Next, equality of residuals item variances (uniqueness) across groups was imposed on the model to test for strict invariance (Model 4, Table 1), with thresholds of item 1 freely estimated (Table 1). The SB χ2 difference test between Model 3 and Model 4 was not significant (D_SB χ2 (5) = 3.970, p > 0.05), indicating that strict partial invariance was supported. This finding indicates that the item residuals were approximately constant across both older adult groups.

Therefore, it is possible to establish that there is configural invariance and partial measurement invariance, with invariance of all factor loadings, invariance of all but one item thresholds (item 1) and invariance of all items’ uniqueness (residuals), which leads us to conclude that there is a reasonable level of partial measurement invariance for the CFA model of the SWFL scale.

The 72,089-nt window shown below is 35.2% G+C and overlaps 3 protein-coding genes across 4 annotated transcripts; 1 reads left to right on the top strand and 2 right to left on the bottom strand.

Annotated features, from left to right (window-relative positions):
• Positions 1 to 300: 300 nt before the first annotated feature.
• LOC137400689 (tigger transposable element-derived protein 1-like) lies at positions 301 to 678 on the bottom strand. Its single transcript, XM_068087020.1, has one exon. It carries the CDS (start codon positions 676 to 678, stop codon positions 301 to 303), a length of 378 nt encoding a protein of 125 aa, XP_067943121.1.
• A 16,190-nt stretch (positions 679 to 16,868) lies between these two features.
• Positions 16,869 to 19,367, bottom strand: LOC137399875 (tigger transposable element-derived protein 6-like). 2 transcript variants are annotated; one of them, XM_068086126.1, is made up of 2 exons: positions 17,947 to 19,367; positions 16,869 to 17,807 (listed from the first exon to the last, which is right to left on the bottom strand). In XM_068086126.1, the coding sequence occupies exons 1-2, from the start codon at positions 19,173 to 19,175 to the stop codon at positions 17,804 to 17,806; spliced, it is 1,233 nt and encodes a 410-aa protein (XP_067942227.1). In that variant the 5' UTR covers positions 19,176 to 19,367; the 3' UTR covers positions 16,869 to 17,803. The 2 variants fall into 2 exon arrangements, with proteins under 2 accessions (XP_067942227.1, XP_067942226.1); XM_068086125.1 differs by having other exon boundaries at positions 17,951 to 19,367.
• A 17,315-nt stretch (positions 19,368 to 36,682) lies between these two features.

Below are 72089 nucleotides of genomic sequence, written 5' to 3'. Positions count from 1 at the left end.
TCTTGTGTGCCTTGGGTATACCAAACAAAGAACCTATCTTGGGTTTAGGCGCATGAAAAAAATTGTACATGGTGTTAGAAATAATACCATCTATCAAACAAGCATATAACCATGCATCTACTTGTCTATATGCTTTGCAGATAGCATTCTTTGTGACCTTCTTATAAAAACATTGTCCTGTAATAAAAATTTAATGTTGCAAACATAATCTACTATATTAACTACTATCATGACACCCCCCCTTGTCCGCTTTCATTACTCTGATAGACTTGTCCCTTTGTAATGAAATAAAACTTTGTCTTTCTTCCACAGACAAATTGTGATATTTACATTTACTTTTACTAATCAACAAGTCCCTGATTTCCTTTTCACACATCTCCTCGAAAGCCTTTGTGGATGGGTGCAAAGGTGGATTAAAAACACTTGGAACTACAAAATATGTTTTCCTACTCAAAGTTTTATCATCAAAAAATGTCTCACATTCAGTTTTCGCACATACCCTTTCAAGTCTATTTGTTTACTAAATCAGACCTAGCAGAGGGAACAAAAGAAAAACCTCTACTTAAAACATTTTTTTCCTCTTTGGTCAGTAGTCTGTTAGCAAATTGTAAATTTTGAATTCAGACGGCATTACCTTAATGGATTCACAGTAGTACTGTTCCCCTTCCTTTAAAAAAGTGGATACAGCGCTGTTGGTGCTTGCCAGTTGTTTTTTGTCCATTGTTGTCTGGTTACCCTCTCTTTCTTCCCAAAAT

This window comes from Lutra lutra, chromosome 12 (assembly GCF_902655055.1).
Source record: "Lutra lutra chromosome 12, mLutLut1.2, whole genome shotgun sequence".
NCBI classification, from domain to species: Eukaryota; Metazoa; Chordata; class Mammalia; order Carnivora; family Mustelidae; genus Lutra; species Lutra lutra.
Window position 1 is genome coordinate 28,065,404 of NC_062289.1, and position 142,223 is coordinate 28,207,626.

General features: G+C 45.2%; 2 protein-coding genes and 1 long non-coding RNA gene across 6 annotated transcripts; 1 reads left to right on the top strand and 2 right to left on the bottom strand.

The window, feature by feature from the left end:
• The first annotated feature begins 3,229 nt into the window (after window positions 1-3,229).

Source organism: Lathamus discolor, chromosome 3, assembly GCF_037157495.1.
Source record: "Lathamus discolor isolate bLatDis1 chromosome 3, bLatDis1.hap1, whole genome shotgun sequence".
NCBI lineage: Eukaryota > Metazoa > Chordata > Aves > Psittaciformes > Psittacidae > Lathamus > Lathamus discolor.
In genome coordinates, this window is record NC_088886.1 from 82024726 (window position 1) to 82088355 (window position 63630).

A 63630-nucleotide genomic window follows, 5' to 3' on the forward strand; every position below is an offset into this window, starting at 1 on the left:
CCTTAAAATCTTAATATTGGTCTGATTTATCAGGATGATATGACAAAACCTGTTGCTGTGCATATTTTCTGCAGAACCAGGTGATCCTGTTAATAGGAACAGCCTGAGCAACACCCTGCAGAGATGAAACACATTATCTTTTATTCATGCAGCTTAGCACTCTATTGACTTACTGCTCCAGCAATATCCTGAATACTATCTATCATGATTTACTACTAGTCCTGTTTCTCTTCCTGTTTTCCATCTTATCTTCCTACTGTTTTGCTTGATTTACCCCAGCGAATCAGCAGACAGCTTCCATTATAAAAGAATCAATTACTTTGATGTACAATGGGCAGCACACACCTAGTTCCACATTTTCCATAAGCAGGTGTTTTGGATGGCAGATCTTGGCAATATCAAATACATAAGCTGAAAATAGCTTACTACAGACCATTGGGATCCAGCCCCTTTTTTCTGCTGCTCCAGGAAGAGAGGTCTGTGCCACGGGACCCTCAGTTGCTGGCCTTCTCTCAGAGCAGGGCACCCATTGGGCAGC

Given that the study of group-differences is valid only when strong measurement invariance is reached, we conducted an independent sample t-test using only items 2–5 to compare mean levels of SWFL scores between older adults from Chile and Ecuador, using the Statistical Package for Social Sciences (IBM SPSS) v. 23. Table 2 shows the mean scores from these four items of the SWFL scale and the scale’s total score in both sub-samples (with a new theoretical range of 6–24). No significant differences were detected in the SWFL mean scores nor in the item mean scores between older adults from Chile and Ecuador (p > 0.1).
Table 2

Mean score of four items of the Satisfaction with Food Life (SWFL) scale and mean score of the SWFL in Chilean and Ecuadorian older adult’s samples

Variable

Chilean sample

Ecuadorian sample

P-value

Mean

SD

Mean

SD

Item 2

4.57

0.99

4.62

1.07

0.347

Item 3

4.49

0.99

4.57

1.02

0.133

Item 4

4.51

0.95

4.53

0.98

0.782

Item 5

4.74

0.86

4.78

0.95

0.289

SWFL

18.33

3.18

18.51

3.38

0.278

P value correspond to Student’s t-test for related samples (paired) for homogenous variances

Item 2: I am generally pleased with my food

Item 3: My life in relation to food and meals is close to ideal

Item 4: With regard to food, the conditions of my life are excellent

Item 5: Food and meals give me satisfaction in daily life

Discussion